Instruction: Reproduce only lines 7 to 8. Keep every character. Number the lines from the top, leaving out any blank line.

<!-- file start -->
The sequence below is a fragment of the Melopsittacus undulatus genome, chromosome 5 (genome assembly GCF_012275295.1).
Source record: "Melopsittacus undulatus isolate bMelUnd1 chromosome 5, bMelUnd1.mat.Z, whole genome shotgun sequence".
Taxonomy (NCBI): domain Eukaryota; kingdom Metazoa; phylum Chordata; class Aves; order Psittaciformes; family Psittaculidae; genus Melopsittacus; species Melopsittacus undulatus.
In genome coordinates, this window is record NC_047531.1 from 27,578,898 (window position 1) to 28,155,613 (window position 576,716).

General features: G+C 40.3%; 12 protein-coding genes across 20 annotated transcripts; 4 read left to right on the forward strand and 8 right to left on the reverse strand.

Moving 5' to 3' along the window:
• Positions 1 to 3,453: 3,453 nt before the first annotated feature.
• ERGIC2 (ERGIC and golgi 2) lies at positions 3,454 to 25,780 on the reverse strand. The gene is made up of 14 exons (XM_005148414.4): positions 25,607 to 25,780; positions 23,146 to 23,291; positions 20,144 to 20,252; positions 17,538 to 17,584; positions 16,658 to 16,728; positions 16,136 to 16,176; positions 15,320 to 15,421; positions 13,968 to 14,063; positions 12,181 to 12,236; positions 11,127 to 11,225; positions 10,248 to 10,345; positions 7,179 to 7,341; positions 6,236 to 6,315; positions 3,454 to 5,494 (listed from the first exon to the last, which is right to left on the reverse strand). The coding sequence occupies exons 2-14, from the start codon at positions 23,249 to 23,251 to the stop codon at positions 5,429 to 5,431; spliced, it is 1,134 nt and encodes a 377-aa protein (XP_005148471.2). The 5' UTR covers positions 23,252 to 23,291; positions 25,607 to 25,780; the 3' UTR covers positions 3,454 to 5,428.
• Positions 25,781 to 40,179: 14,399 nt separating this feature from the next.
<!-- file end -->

• Positions 1 to 3,453: 3,453 nt before the first annotated feature.
• ERGIC2 (ERGIC and golgi 2) lies at positions 3,454 to 25,780 on the reverse strand. The gene is made up of 14 exons (XM_005148414.4): positions 25,607 to 25,780; positions 23,146 to 23,291; positions 20,144 to 20,252; positions 17,538 to 17,584; positions 16,658 to 16,728; positions 16,136 to 16,176; positions 15,320 to 15,421; positions 13,968 to 14,063; positions 12,181 to 12,236; positions 11,127 to 11,225; positions 10,248 to 10,345; positions 7,179 to 7,341; positions 6,236 to 6,315; positions 3,454 to 5,494 (listed from the first exon to the last, which is right to left on the reverse strand). The coding sequence occupies exons 2-14, from the start codon at positions 23,249 to 23,251 to the stop codon at positions 5,429 to 5,431; spliced, it is 1,134 nt and encodes a 377-aa protein (XP_005148471.2). The 5' UTR covers positions 23,252 to 23,291; positions 25,607 to 25,780; the 3' UTR covers positions 3,454 to 5,428.